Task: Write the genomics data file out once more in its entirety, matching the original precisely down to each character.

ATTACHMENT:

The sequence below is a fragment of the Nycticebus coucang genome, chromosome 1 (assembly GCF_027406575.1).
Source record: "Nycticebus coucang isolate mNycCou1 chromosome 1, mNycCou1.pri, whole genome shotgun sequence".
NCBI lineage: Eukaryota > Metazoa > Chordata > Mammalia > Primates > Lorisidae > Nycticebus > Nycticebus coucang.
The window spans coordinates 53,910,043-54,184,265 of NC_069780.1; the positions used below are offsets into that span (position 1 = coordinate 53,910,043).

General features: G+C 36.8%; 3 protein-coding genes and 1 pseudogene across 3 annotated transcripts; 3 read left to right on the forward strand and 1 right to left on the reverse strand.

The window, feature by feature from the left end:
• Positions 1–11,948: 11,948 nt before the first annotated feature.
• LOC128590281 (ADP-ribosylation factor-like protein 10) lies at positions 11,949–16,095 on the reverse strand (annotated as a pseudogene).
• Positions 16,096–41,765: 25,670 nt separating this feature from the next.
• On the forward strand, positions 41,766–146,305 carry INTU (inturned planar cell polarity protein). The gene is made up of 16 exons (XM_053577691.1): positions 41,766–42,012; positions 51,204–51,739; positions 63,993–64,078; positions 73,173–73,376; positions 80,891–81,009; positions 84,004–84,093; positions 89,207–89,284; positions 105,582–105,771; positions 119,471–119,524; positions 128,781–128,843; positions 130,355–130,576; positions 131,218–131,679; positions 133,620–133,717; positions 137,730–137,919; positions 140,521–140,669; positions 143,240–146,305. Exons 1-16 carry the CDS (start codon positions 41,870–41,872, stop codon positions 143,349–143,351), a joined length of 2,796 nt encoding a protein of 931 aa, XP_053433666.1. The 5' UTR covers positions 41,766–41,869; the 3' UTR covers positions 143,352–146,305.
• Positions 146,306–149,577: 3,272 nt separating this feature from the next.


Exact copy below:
The sequence below is a fragment of the Nycticebus coucang genome, chromosome 1 (assembly GCF_027406575.1).
Source record: "Nycticebus coucang isolate mNycCou1 chromosome 1, mNycCou1.pri, whole genome shotgun sequence".
NCBI lineage: Eukaryota > Metazoa > Chordata > Mammalia > Primates > Lorisidae > Nycticebus > Nycticebus coucang.
The window spans coordinates 53,910,043-54,184,265 of NC_069780.1; the positions used below are offsets into that span (position 1 = coordinate 53,910,043).

General features: G+C 36.8%; 3 protein-coding genes and 1 pseudogene across 3 annotated transcripts; 3 read left to right on the forward strand and 1 right to left on the reverse strand.

The window, feature by feature from the left end:
• Positions 1–11,948: 11,948 nt before the first annotated feature.
• LOC128590281 (ADP-ribosylation factor-like protein 10) lies at positions 11,949–16,095 on the reverse strand (annotated as a pseudogene).
• Positions 16,096–41,765: 25,670 nt separating this feature from the next.
• On the forward strand, positions 41,766–146,305 carry INTU (inturned planar cell polarity protein). The gene is made up of 16 exons (XM_053577691.1): positions 41,766–42,012; positions 51,204–51,739; positions 63,993–64,078; positions 73,173–73,376; positions 80,891–81,009; positions 84,004–84,093; positions 89,207–89,284; positions 105,582–105,771; positions 119,471–119,524; positions 128,781–128,843; positions 130,355–130,576; positions 131,218–131,679; positions 133,620–133,717; positions 137,730–137,919; positions 140,521–140,669; positions 143,240–146,305. Exons 1-16 carry the CDS (start codon positions 41,870–41,872, stop codon positions 143,349–143,351), a joined length of 2,796 nt encoding a protein of 931 aa, XP_053433666.1. The 5' UTR covers positions 41,766–41,869; the 3' UTR covers positions 143,352–146,305.
• Positions 146,306–149,577: 3,272 nt separating this feature from the next.